Lesson on 'Hyena' by Edwin Morgan
The recording of 'Hyena' provides a very powerful reading of the poem that gives the listener some chilling insights into the mind of the animal. This lesson involves pupils in writing from the point of view of an unpleasant creature and performing their work. It is suitable for use with very able Year 8 pupils. Alternatively, the lesson ideas on 'Hyena' and a reading of another Edwin Morgan poem, 'The Loch Ness Monster's Song', could form part of a post-SATs Year 9 unit of work on animals in poetry.
By the end of the lesson pupils will have
- explored the ways in which Edwin Morgan creates the viewpoint of the hyena through his use of language and structure;
- identified the underlying themes through listening and discussion;
- drawn on their developing understanding of Morgan's poetic techniques to inform their own drafting.
- Poetry Archive recording of Edwin Morgan reading 'Hyena'
- interactive whiteboard or screen linked to Poetry Archive website for viewing the text of the poem
- selection of visual images of animals that might be viewed as unpleasant or even frightening, such as: alligator; crocodile; fly; hyena; magpie; mosquito; pig; pigeon; rat; rattlesnake; shark; slug; vulture; wasp; wild boar; wolf
- mini-whiteboards and pens (optional)
Teaching sequence of activities
The class should pool ideas on whiteboard about real animals that they find unpleasant. (You might want to start off with your own short list as an initial stimulus.) This should lead into a brief discussion about why they have nominated these animals. Ensure that the hyena is among those eventually listed. Keep a note of all the animals listed or save as flip chart page on an interactive whiteboard.
Pupils list words and phrases they associate with the hyena. You could ask volunteers to highlight or circle those that offer a negative view of the animal.
Listen to the recording of 'Hyena' at least twice.
Pupils share initial ideas about what the purpose(s) of the poem might be.
Display the text of the poem, read and listen closely and discuss further. Aim to focus on the following questions:
- How does Morgan make his listeners/readers feel about the creature?
- What does the animal look and sound like?
- What do we learn about its habitat?
- How does it move and behave?
- What does the hyena plan to do?
Stress the need for evidence to support ideas.
Look together at images of unpleasant creatures.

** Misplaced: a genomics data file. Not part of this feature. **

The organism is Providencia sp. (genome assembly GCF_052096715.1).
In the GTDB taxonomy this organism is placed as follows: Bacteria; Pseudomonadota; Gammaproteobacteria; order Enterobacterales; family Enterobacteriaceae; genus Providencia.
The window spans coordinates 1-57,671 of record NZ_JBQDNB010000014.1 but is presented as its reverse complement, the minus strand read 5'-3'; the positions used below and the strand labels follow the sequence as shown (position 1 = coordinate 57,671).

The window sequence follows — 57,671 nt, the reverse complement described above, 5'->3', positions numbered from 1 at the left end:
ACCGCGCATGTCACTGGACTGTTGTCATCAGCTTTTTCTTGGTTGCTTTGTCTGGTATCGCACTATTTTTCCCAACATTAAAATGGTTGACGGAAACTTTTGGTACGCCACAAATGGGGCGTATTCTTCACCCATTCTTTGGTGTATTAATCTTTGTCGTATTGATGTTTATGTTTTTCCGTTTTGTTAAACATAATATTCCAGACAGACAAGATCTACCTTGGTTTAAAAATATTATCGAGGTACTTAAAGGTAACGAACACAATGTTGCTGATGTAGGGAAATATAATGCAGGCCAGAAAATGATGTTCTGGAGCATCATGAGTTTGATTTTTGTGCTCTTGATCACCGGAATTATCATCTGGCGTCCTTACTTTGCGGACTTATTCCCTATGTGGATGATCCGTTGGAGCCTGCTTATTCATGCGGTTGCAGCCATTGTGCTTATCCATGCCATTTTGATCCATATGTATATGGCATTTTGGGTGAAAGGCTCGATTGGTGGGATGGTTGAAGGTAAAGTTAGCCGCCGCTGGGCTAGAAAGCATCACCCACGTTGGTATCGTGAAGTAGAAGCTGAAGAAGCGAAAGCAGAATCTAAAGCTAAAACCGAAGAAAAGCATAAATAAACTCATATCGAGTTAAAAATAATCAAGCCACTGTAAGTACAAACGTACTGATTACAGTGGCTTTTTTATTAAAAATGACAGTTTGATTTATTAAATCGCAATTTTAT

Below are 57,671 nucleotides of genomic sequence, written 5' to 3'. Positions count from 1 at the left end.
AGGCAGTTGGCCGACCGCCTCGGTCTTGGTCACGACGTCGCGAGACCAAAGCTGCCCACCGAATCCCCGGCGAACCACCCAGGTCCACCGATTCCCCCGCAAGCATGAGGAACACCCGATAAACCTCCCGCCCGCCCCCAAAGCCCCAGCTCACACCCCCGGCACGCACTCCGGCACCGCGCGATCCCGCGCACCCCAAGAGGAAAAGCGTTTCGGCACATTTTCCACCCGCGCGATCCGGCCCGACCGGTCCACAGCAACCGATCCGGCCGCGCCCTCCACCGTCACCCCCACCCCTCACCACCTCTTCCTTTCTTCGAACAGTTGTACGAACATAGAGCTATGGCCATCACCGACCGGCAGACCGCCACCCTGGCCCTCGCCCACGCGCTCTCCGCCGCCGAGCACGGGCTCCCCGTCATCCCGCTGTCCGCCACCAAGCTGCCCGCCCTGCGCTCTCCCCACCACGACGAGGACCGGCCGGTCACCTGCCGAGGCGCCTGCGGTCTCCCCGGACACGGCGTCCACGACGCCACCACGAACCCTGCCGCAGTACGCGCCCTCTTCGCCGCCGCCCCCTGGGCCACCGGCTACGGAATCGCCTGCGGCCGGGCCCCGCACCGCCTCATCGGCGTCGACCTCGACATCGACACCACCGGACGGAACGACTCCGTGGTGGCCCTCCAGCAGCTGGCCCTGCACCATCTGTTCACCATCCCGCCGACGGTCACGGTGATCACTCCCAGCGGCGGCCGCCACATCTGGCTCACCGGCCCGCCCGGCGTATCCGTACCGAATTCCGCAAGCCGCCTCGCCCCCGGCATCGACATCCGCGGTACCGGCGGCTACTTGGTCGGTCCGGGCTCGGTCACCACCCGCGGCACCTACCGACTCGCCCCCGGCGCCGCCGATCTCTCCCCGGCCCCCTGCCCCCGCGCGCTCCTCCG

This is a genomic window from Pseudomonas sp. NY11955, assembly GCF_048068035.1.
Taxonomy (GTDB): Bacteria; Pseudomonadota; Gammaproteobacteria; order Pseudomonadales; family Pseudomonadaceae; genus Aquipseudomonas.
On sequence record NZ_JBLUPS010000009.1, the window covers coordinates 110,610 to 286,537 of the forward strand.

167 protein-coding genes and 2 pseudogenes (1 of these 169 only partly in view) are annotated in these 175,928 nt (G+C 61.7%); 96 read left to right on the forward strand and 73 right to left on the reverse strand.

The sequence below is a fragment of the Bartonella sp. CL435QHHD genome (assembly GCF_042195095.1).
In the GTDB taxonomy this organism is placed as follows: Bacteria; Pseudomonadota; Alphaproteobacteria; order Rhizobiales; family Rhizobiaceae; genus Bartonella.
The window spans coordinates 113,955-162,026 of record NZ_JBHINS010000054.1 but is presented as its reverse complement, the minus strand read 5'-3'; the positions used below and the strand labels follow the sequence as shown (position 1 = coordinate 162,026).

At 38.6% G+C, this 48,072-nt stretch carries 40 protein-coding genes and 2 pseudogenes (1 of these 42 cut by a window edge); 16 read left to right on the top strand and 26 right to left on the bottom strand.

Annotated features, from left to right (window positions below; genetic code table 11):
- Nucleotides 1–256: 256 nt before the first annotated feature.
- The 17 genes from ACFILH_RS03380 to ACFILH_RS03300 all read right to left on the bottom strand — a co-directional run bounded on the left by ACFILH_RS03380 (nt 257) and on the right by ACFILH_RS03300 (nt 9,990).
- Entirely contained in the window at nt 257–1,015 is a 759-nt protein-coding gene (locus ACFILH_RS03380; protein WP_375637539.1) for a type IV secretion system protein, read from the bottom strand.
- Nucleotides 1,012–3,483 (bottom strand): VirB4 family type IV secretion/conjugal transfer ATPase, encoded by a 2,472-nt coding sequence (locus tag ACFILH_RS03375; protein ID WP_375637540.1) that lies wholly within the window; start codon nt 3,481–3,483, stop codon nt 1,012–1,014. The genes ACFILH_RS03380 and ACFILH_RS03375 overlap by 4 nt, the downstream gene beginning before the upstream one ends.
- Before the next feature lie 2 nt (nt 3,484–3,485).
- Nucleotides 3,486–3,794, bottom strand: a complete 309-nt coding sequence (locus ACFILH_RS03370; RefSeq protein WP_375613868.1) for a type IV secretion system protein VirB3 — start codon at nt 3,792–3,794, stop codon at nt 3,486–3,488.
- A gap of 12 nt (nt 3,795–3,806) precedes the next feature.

Pupils choose favourable and unfavourable words and phrases to describe the creatures. (Encourage them to think about sounds, movements, actions and interactions with humans as well as visual elements.) The images could be annotated.
Discuss word choices as a class. Decide together how one or two of the creatures might present themselves to listeners and persuade them about their qualities.
Pupils should then decide which creature they want to focus on either from the list compiled in the starter activity or from the images just discussed. (One of the worked examples could be used as a starting point for the homework activity for some less confident pupils.)
Pupils begin work on their own drafts of a poem from the point of view of an unpleasant creature of their choice.
Ask pupils to share single lines or descriptive phrases from work in progress.
As a homework task, pupils could continue work on the first draft of their poems. They should be encouraged to read their work in progress aloud as they draft and to hear how the 'voice' of their animal can be brought to life through careful word choices, repetitions and line breaks.
Drafts of poems should be read aloud, shared with a partner and worked on further in the next lesson. Final drafts could be performed and recorded (perhaps for inclusion on the school's website).
Independent individual or paired work involving compilation of a short selection of animal poems with introductions, background information to help readers understand the poems and illustrations.
Comparative writing on poems about the same animal which offer different views on them.
Consideration of the way unpleasant creatures are portrayed in advertising and in films like 'Finding Nemo' and 'The Jungle Book'.
The class could write a poem together and groups within the class could take responsibility for drafting sections about different aspects of the creature.
'Hyena' is a challenging poem. Instead of writing a poem modelled on 'Hyena', pupils could write and perform group 'monster' sound poems (like 'The Loch Ness Monster's Song') which use onomatopoeic and invented language.
'Bats' Ultrasound' by Les Murray
'Pike' and 'Hawk Roosting' by Ted Hughes
'Snake' by Emily Dickinson
'Snake' by D.H. Lawrence
'To the Snake' by Denise Levertov